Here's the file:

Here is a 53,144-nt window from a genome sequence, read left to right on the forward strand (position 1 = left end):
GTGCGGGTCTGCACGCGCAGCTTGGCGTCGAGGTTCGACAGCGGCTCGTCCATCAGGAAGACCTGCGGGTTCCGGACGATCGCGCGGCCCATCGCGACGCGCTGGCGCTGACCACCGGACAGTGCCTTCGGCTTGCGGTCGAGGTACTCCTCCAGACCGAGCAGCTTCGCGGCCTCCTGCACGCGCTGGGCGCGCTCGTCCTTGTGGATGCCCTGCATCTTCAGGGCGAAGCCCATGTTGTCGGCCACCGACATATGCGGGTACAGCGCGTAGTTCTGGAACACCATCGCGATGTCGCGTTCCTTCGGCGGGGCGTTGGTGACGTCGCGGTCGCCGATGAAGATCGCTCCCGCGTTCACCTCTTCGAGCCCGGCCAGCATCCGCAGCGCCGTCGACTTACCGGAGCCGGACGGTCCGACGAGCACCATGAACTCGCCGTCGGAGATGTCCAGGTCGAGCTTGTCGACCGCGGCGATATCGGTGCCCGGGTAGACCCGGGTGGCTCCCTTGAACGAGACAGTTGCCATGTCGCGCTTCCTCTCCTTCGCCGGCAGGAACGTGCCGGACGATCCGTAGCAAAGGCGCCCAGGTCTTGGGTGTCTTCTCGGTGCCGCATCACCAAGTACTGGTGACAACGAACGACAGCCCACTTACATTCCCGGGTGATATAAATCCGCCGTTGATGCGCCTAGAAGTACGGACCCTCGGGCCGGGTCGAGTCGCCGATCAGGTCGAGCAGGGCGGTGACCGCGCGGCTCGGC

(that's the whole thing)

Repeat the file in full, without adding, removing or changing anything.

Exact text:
Here is a 53,144-nt window from a genome sequence, read left to right on the forward strand (position 1 = left end):
GTGCGGGTCTGCACGCGCAGCTTGGCGTCGAGGTTCGACAGCGGCTCGTCCATCAGGAAGACCTGCGGGTTCCGGACGATCGCGCGGCCCATCGCGACGCGCTGGCGCTGACCACCGGACAGTGCCTTCGGCTTGCGGTCGAGGTACTCCTCCAGACCGAGCAGCTTCGCGGCCTCCTGCACGCGCTGGGCGCGCTCGTCCTTGTGGATGCCCTGCATCTTCAGGGCGAAGCCCATGTTGTCGGCCACCGACATATGCGGGTACAGCGCGTAGTTCTGGAACACCATCGCGATGTCGCGTTCCTTCGGCGGGGCGTTGGTGACGTCGCGGTCGCCGATGAAGATCGCTCCCGCGTTCACCTCTTCGAGCCCGGCCAGCATCCGCAGCGCCGTCGACTTACCGGAGCCGGACGGTCCGACGAGCACCATGAACTCGCCGTCGGAGATGTCCAGGTCGAGCTTGTCGACCGCGGCGATATCGGTGCCCGGGTAGACCCGGGTGGCTCCCTTGAACGAGACAGTTGCCATGTCGCGCTTCCTCTCCTTCGCCGGCAGGAACGTGCCGGACGATCCGTAGCAAAGGCGCCCAGGTCTTGGGTGTCTTCTCGGTGCCGCATCACCAAGTACTGGTGACAACGAACGACAGCCCACTTACATTCCCGGGTGATATAAATCCGCCGTTGATGCGCCTAGAAGTACGGACCCTCGGGCCGGGTCGAGTCGCCGATCAGGTCGAGCAGGGCGGTGACCGCGCGGCTCGGC